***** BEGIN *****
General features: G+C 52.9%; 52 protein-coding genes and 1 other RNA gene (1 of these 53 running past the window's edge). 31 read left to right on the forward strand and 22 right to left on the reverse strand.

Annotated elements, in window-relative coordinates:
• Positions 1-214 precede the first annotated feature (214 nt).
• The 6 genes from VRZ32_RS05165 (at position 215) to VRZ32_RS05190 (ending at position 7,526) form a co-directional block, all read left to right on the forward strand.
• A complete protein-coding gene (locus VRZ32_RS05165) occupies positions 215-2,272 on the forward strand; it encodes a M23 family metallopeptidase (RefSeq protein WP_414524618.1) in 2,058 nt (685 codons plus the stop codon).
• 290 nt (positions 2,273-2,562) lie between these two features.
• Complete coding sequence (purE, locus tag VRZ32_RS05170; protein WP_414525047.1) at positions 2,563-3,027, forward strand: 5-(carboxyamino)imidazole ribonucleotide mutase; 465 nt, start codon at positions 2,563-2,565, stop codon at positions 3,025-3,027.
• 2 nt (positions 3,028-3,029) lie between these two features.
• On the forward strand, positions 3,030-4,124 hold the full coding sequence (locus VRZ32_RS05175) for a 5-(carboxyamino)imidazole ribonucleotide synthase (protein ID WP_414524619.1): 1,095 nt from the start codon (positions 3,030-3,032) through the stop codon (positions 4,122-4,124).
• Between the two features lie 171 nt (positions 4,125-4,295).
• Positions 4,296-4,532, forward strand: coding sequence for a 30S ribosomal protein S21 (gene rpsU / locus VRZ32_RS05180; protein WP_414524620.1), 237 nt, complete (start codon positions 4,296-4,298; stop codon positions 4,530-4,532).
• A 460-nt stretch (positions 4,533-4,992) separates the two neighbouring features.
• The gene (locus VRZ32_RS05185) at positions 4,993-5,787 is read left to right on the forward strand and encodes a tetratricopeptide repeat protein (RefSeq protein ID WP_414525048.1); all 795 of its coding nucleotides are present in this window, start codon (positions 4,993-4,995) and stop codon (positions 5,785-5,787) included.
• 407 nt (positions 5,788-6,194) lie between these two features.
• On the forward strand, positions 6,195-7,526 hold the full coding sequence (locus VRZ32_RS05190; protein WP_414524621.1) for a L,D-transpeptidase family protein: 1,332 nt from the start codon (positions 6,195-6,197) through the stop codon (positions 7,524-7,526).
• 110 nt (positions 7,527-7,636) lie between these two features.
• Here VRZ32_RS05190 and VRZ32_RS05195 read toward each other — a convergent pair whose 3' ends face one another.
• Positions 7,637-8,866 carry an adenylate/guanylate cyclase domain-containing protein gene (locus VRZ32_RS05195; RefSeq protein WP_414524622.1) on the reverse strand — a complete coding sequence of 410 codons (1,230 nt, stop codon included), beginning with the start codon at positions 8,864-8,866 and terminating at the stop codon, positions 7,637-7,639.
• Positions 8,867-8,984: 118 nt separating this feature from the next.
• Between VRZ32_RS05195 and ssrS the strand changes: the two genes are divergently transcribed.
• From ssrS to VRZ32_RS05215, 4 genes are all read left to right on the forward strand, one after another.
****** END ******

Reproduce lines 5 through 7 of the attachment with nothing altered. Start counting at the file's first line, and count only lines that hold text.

• A complete protein-coding gene (locus VRZ32_RS05165) occupies positions 215-2,272 on the forward strand; it encodes a M23 family metallopeptidase (RefSeq protein WP_414524618.1) in 2,058 nt (685 codons plus the stop codon).
• 290 nt (positions 2,273-2,562) lie between these two features.
• Complete coding sequence (purE, locus tag VRZ32_RS05170; protein WP_414525047.1) at positions 2,563-3,027, forward strand: 5-(carboxyamino)imidazole ribonucleotide mutase; 465 nt, start codon at positions 2,563-2,565, stop codon at positions 3,025-3,027.